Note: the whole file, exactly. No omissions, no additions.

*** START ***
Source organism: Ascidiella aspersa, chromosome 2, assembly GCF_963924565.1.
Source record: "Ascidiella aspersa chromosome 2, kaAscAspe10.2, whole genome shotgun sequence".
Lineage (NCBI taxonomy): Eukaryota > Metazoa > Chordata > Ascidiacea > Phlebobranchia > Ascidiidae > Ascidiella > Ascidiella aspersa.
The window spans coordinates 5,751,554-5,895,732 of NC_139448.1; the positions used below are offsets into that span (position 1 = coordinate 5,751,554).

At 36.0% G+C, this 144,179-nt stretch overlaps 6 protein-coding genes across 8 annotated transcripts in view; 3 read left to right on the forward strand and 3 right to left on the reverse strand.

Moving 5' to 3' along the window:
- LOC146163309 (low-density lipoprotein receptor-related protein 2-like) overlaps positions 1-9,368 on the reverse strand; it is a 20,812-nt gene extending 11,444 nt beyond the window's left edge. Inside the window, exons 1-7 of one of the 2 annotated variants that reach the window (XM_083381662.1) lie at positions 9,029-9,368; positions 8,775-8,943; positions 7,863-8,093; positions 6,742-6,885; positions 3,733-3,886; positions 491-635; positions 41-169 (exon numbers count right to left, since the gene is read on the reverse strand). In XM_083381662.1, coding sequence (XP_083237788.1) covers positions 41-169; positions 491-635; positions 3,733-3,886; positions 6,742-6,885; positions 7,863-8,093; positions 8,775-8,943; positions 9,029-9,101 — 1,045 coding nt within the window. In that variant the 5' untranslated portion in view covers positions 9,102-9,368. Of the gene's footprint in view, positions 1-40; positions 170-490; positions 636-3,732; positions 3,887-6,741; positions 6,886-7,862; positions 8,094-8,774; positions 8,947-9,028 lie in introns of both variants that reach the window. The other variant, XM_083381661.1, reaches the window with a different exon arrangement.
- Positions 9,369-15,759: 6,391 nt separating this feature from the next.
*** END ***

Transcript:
Source organism: Ascidiella aspersa, chromosome 2, assembly GCF_963924565.1.
Source record: "Ascidiella aspersa chromosome 2, kaAscAspe10.2, whole genome shotgun sequence".
Lineage (NCBI taxonomy): Eukaryota > Metazoa > Chordata > Ascidiacea > Phlebobranchia > Ascidiidae > Ascidiella > Ascidiella aspersa.
The window spans coordinates 5,751,554-5,895,732 of NC_139448.1; the positions used below are offsets into that span (position 1 = coordinate 5,751,554).

At 36.0% G+C, this 144,179-nt stretch overlaps 6 protein-coding genes across 8 annotated transcripts in view; 3 read left to right on the forward strand and 3 right to left on the reverse strand.

Moving 5' to 3' along the window:
- LOC146163309 (low-density lipoprotein receptor-related protein 2-like) overlaps positions 1-9,368 on the reverse strand; it is a 20,812-nt gene extending 11,444 nt beyond the window's left edge. Inside the window, exons 1-7 of one of the 2 annotated variants that reach the window (XM_083381662.1) lie at positions 9,029-9,368; positions 8,775-8,943; positions 7,863-8,093; positions 6,742-6,885; positions 3,733-3,886; positions 491-635; positions 41-169 (exon numbers count right to left, since the gene is read on the reverse strand). In XM_083381662.1, coding sequence (XP_083237788.1) covers positions 41-169; positions 491-635; positions 3,733-3,886; positions 6,742-6,885; positions 7,863-8,093; positions 8,775-8,943; positions 9,029-9,101 — 1,045 coding nt within the window. In that variant the 5' untranslated portion in view covers positions 9,102-9,368. Of the gene's footprint in view, positions 1-40; positions 170-490; positions 636-3,732; positions 3,887-6,741; positions 6,886-7,862; positions 8,094-8,774; positions 8,947-9,028 lie in introns of both variants that reach the window. The other variant, XM_083381661.1, reaches the window with a different exon arrangement.
- Positions 9,369-15,759: 6,391 nt separating this feature from the next.